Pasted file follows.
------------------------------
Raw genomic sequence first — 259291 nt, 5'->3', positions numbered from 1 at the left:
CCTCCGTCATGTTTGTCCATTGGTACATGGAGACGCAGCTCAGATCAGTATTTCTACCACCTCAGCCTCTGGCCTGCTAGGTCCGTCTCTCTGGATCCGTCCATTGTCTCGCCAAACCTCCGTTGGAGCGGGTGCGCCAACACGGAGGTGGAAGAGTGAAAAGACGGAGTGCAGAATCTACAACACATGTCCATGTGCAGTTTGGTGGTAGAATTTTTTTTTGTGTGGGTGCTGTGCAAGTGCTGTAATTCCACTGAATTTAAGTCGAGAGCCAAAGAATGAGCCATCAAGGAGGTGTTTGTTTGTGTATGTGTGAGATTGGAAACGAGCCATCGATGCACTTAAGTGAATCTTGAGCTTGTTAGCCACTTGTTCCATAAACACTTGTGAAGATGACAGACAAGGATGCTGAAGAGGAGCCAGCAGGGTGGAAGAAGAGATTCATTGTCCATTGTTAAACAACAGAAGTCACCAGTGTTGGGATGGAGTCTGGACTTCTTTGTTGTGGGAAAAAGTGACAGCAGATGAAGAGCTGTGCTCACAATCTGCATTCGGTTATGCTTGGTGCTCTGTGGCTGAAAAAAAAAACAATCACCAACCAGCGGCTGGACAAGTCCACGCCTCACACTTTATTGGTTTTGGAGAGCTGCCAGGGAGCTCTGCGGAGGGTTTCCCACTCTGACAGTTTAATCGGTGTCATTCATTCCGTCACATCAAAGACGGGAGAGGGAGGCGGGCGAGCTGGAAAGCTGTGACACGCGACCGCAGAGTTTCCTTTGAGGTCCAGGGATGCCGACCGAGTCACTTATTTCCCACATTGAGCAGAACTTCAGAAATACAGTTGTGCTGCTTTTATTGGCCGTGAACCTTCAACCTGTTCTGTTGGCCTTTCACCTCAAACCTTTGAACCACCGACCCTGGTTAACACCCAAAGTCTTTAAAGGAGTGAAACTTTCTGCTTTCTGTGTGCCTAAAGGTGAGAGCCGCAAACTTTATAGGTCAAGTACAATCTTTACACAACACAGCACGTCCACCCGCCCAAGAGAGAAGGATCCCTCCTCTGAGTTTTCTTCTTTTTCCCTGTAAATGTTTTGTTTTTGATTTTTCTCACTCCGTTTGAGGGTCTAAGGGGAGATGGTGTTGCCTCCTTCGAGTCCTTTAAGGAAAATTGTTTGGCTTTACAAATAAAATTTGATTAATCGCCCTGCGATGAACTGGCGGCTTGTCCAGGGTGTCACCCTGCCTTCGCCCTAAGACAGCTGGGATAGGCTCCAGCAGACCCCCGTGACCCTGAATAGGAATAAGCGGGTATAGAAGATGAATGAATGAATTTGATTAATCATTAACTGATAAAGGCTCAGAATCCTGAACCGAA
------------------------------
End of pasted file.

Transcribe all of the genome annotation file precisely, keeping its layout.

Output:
Raw genomic sequence first — 259291 nt, 5'->3', positions numbered from 1 at the left:
CCTCCGTCATGTTTGTCCATTGGTACATGGAGACGCAGCTCAGATCAGTATTTCTACCACCTCAGCCTCTGGCCTGCTAGGTCCGTCTCTCTGGATCCGTCCATTGTCTCGCCAAACCTCCGTTGGAGCGGGTGCGCCAACACGGAGGTGGAAGAGTGAAAAGACGGAGTGCAGAATCTACAACACATGTCCATGTGCAGTTTGGTGGTAGAATTTTTTTTTGTGTGGGTGCTGTGCAAGTGCTGTAATTCCACTGAATTTAAGTCGAGAGCCAAAGAATGAGCCATCAAGGAGGTGTTTGTTTGTGTATGTGTGAGATTGGAAACGAGCCATCGATGCACTTAAGTGAATCTTGAGCTTGTTAGCCACTTGTTCCATAAACACTTGTGAAGATGACAGACAAGGATGCTGAAGAGGAGCCAGCAGGGTGGAAGAAGAGATTCATTGTCCATTGTTAAACAACAGAAGTCACCAGTGTTGGGATGGAGTCTGGACTTCTTTGTTGTGGGAAAAAGTGACAGCAGATGAAGAGCTGTGCTCACAATCTGCATTCGGTTATGCTTGGTGCTCTGTGGCTGAAAAAAAAAACAATCACCAACCAGCGGCTGGACAAGTCCACGCCTCACACTTTATTGGTTTTGGAGAGCTGCCAGGGAGCTCTGCGGAGGGTTTCCCACTCTGACAGTTTAATCGGTGTCATTCATTCCGTCACATCAAAGACGGGAGAGGGAGGCGGGCGAGCTGGAAAGCTGTGACACGCGACCGCAGAGTTTCCTTTGAGGTCCAGGGATGCCGACCGAGTCACTTATTTCCCACATTGAGCAGAACTTCAGAAATACAGTTGTGCTGCTTTTATTGGCCGTGAACCTTCAACCTGTTCTGTTGGCCTTTCACCTCAAACCTTTGAACCACCGACCCTGGTTAACACCCAAAGTCTTTAAAGGAGTGAAACTTTCTGCTTTCTGTGTGCCTAAAGGTGAGAGCCGCAAACTTTATAGGTCAAGTACAATCTTTACACAACACAGCACGTCCACCCGCCCAAGAGAGAAGGATCCCTCCTCTGAGTTTTCTTCTTTTTCCCTGTAAATGTTTTGTTTTTGATTTTTCTCACTCCGTTTGAGGGTCTAAGGGGAGATGGTGTTGCCTCCTTCGAGTCCTTTAAGGAAAATTGTTTGGCTTTACAAATAAAATTTGATTAATCGCCCTGCGATGAACTGGCGGCTTGTCCAGGGTGTCACCCTGCCTTCGCCCTAAGACAGCTGGGATAGGCTCCAGCAGACCCCCGTGACCCTGAATAGGAATAAGCGGGTATAGAAGATGAATGAATGAATTTGATTAATCATTAACTGATAAAGGCTCAGAATCCTGAACCGAA